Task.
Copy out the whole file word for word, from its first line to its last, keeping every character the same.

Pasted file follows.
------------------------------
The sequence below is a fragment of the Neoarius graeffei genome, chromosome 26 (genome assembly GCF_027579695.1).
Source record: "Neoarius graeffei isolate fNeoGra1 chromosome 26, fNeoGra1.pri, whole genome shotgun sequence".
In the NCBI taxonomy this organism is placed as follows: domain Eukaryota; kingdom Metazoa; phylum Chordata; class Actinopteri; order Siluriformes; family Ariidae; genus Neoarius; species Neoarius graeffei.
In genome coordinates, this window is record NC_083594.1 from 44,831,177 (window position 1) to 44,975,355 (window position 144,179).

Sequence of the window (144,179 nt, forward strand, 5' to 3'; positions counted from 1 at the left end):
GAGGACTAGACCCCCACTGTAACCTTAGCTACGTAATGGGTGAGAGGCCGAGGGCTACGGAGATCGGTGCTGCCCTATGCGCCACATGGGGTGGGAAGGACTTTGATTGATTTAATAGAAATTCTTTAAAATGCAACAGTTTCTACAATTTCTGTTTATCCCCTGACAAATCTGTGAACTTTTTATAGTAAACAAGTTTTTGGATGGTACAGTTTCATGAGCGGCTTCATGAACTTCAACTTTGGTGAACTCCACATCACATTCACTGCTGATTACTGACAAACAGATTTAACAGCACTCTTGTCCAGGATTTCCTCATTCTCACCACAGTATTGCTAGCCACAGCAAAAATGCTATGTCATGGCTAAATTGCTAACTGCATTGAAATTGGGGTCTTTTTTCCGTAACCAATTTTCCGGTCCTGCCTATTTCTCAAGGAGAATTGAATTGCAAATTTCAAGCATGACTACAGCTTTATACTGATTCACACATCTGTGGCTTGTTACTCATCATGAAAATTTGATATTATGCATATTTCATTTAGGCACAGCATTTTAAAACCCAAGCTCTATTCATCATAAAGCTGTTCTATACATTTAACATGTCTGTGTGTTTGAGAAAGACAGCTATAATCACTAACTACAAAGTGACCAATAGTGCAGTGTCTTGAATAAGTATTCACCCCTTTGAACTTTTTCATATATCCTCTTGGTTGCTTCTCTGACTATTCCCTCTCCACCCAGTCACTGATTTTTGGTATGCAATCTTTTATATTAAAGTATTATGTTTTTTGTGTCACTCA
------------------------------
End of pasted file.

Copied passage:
The sequence below is a fragment of the Neoarius graeffei genome, chromosome 26 (genome assembly GCF_027579695.1).
Source record: "Neoarius graeffei isolate fNeoGra1 chromosome 26, fNeoGra1.pri, whole genome shotgun sequence".
In the NCBI taxonomy this organism is placed as follows: domain Eukaryota; kingdom Metazoa; phylum Chordata; class Actinopteri; order Siluriformes; family Ariidae; genus Neoarius; species Neoarius graeffei.
In genome coordinates, this window is record NC_083594.1 from 44,831,177 (window position 1) to 44,975,355 (window position 144,179).

Sequence of the window (144,179 nt, forward strand, 5' to 3'; positions counted from 1 at the left end):
GAGGACTAGACCCCCACTGTAACCTTAGCTACGTAATGGGTGAGAGGCCGAGGGCTACGGAGATCGGTGCTGCCCTATGCGCCACATGGGGTGGGAAGGACTTTGATTGATTTAATAGAAATTCTTTAAAATGCAACAGTTTCTACAATTTCTGTTTATCCCCTGACAAATCTGTGAACTTTTTATAGTAAACAAGTTTTTGGATGGTACAGTTTCATGAGCGGCTTCATGAACTTCAACTTTGGTGAACTCCACATCACATTCACTGCTGATTACTGACAAACAGATTTAACAGCACTCTTGTCCAGGATTTCCTCATTCTCACCACAGTATTGCTAGCCACAGCAAAAATGCTATGTCATGGCTAAATTGCTAACTGCATTGAAATTGGGGTCTTTTTTCCGTAACCAATTTTCCGGTCCTGCCTATTTCTCAAGGAGAATTGAATTGCAAATTTCAAGCATGACTACAGCTTTATACTGATTCACACATCTGTGGCTTGTTACTCATCATGAAAATTTGATATTATGCATATTTCATTTAGGCACAGCATTTTAAAACCCAAGCTCTATTCATCATAAAGCTGTTCTATACATTTAACATGTCTGTGTGTTTGAGAAAGACAGCTATAATCACTAACTACAAAGTGACCAATAGTGCAGTGTCTTGAATAAGTATTCACCCCTTTGAACTTTTTCATATATCCTCTTGGTTGCTTCTCTGACTATTCCCTCTCCACCCAGTCACTGATTTTTGGTATGCAATCTTTTATATTAAAGTATTATGTTTTTTGTGTCACTCA